COVID-19 Symptom Attestation

The Gallery is only available for educational purposes to WWU faculty, staff, and students by appointment.
No outside visitors are permitted on campus during the Fall quarter.
Appointment hours are available from September 23 through November 20, 2020 during the following days/hours:

Mondays: 9 a.m. - 2 p.m.
Tuesdays & Wednesdays: 1 - 5 p.m.
Thursdays: 12-4

If you are a faculty, staff, or student interested in setting up an appointment to visit the Gallery, please email Tami Landis.


The Western Gallery

The Western Gallery is the art museum of the Western Washington University in Bellingham, WA. Its mission is to provide free access to a wide range of contemporary art to the North Puget Sound communities, Western Washington, Bellingham, Seattle, and Vancouver, B.C. With a point of reference to the national art scene, the Western Gallery is committed to creating an environment for learning and a center for interdisciplinary discussion of critical issues through historical, contemporary, and experimental art exhibitions, interpretive programs, publications, and a renowned collection of publicly sited contemporary sculpture.

Tour WWU's contemporary sculptures

Dale James' sculpture Thunderbird and Bear and Steelhead Totem Pole. Full description in body text.
Robert Maki's sculpture Curve/Diagonal. Full description in body text.
Sarah Sze's sculpture Split Stone. Full description in body text.
Mark di Suvero's sculpture For Handel. Full description in body text.
George Trakas' sculpture Bayview Station. Full description in body text.
Anthony Caro's sculpture India. Full description in body text.
Donald Judd, Untitled 1982
Isamu Noguchi's Skyviewing Sculpture. Full description in body text.
Richard Serra's sculpture Wright's Triangle. Full description in body text.
Alice Aycock's sculpture The Islands of the Rose Apple Tree Surrounded by the Oceans of the World for You, Oh My Darling. Full description in body text.
Meg Webster's sculpture Lifted Conical Depression. Full description in body text.
Joel Shapiro's sculpture Untitled 1980-981. Full description in body text.
Luis Camnitzer, The Museum is a School
Gary Hill's video sculpture Clover. Full description in body text.
Llyod Hamrol's sculpture Log Ramps. Full description in body text.
Tom Otterness sculpture Feats of Strength. Full description in body text.
Beverly Pepper, Normanno Wedge and Column
Scott Burton's sculpture Two-Part Chairs, Right Angle Version (a Pair). Full description in body text.
Ulrich Rückriem's untitled sculpture. Full description in body text.
Mia Westerlund Roosen's sculpture Flank II (read:"2"). Full description in body text.
Bruce Nauman's sculpture Stadium Piece. Full description in body text.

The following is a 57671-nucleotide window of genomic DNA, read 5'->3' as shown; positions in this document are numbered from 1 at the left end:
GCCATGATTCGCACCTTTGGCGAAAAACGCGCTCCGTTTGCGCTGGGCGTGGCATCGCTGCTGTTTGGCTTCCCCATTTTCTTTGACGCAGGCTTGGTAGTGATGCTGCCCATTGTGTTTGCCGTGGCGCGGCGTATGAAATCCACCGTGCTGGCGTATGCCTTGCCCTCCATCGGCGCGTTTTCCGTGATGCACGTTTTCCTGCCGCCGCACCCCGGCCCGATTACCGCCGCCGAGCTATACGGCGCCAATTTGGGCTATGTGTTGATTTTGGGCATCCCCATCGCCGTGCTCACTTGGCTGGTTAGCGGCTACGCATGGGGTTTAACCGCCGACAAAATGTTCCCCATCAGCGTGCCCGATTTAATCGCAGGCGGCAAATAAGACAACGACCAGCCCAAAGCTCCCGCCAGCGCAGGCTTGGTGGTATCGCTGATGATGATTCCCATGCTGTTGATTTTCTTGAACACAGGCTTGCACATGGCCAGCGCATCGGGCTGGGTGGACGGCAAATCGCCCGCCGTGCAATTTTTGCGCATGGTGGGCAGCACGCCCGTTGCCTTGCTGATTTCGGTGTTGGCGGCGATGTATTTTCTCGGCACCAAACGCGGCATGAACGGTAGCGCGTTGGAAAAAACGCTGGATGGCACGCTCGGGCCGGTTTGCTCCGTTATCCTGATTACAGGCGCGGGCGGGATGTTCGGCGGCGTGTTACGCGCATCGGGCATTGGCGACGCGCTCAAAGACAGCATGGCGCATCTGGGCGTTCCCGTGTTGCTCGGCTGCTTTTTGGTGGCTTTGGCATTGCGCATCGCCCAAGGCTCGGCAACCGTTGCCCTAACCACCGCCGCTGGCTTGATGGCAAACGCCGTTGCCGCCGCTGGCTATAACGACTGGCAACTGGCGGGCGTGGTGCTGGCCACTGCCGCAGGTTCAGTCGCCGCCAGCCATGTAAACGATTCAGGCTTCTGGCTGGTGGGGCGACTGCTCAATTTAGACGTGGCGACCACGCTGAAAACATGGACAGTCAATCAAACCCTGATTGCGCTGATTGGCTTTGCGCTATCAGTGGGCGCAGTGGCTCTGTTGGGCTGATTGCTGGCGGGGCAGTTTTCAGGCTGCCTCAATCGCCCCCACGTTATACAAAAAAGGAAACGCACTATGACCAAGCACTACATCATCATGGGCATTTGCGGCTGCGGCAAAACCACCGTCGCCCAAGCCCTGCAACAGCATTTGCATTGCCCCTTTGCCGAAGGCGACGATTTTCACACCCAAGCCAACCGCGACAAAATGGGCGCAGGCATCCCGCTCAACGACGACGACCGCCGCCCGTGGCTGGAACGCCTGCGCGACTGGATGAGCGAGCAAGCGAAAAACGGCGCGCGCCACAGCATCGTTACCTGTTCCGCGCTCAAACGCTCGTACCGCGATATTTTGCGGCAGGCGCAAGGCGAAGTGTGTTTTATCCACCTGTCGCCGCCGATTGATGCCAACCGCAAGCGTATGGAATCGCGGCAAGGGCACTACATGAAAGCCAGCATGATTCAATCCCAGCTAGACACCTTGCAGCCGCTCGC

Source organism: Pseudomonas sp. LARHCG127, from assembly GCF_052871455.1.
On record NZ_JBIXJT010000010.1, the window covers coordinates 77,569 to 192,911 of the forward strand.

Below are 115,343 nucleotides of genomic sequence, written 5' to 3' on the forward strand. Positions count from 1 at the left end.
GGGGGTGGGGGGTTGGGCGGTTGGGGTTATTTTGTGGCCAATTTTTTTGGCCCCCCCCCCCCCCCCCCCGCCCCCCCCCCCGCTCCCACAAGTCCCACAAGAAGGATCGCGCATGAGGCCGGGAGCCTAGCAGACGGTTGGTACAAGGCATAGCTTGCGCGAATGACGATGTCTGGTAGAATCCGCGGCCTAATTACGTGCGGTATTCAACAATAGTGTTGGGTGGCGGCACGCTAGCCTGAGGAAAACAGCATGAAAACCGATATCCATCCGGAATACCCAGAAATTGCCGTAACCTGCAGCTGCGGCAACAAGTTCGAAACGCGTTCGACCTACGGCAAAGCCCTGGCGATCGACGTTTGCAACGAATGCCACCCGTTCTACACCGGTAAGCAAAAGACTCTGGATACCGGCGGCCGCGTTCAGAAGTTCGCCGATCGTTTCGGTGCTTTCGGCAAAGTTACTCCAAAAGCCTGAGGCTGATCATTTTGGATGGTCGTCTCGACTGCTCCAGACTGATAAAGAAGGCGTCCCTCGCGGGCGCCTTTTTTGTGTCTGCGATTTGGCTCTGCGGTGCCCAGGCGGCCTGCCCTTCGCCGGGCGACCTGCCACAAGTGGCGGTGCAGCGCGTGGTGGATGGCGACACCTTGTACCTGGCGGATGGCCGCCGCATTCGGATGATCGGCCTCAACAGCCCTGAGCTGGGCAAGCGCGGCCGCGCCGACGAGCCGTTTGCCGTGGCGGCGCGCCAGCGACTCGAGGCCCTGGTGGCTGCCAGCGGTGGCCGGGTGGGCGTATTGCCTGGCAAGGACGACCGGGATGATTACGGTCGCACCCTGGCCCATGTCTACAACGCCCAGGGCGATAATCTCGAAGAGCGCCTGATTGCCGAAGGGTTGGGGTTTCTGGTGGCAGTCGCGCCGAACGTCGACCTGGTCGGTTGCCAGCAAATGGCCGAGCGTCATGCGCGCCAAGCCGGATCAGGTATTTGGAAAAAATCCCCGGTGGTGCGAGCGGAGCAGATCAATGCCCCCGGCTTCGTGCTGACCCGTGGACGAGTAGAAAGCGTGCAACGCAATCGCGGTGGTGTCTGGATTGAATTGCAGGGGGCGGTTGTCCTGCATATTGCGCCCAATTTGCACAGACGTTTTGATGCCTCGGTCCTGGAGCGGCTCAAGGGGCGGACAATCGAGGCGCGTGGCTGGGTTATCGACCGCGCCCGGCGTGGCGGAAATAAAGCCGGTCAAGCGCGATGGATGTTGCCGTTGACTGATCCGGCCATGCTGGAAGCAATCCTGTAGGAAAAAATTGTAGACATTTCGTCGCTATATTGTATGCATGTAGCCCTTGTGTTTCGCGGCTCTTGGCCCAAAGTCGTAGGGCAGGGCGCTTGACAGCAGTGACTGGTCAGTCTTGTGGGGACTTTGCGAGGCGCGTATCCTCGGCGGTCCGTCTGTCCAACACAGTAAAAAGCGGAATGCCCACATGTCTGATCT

Do Ho Suh sculpture Cause and Effect. Full description in body text.
James FitzGerald's sculpture Rain Forest. Full description in body text.
Nancy Holt's sculpture Stone Enclosure: Rock Rings. Full description in body text.
Robert Morris's sculpture Untitled (Steam Work for Bellingham). Full description in body text.
Magdalena Abakanowicz's sculpture Manus. Full description in body text.
David Ireland's sculpture Bigger Big Chair. Full description in body text.
John Keppelman's sculpture Garapata. Full description in body text.
Rebecca Cummins and Paul DeMarinis, Lunar Drift, 2014

The Western Gallery presents six temporary exhibitions annually, concentrating on national and international art. Northwest paintings from the collection are shown in three smaller galleries in the Performing Arts Center. Being an academic art museum, the Western Gallery emphasizes education and public programming. The museum offers guided tours to organized groups and more than 40 events annually, ranging from artist talks to symposia and performance festivals.

In an effort to engage the whole university as well as the diverse community that the museum serves, exhibition related discussions have included industrial designers, cybersecurity experts, lawyers, journalists, WWU faculty in the sciences and humanities, international artists and other luminaries. The museum also plays host to contemporary dance performances, jazz, chamber music, and alternative music concerts.

The Western Gallery oversees Western’s outdoor sculpture collection, which has twice been selected as one of ten most important university campus collections in the country. The collection consists of major work by distinguished contemporary American and European sculptors of the late 20th century to the present. The museum’s portable collection focuses on 20th century prints and drawings by North American, European and Japanese artist. In 2017, the museum received 97 works on paper from 1945-1975 (mostly drawings) by 48 major American artists. This collection, which was created by Virginia Wright and Richard Bellamy and came to the Western Gallery via the Washington Art Consortium, complements the sculpture collection and creates a foundation for exhibitions and research of this period of American art.


Western Gallery on the campus map

Find outdoor sculptures and parking places on the map


printed sculpture tour booklet
Pick up a booklet of all the outdoor sculptures at the gallery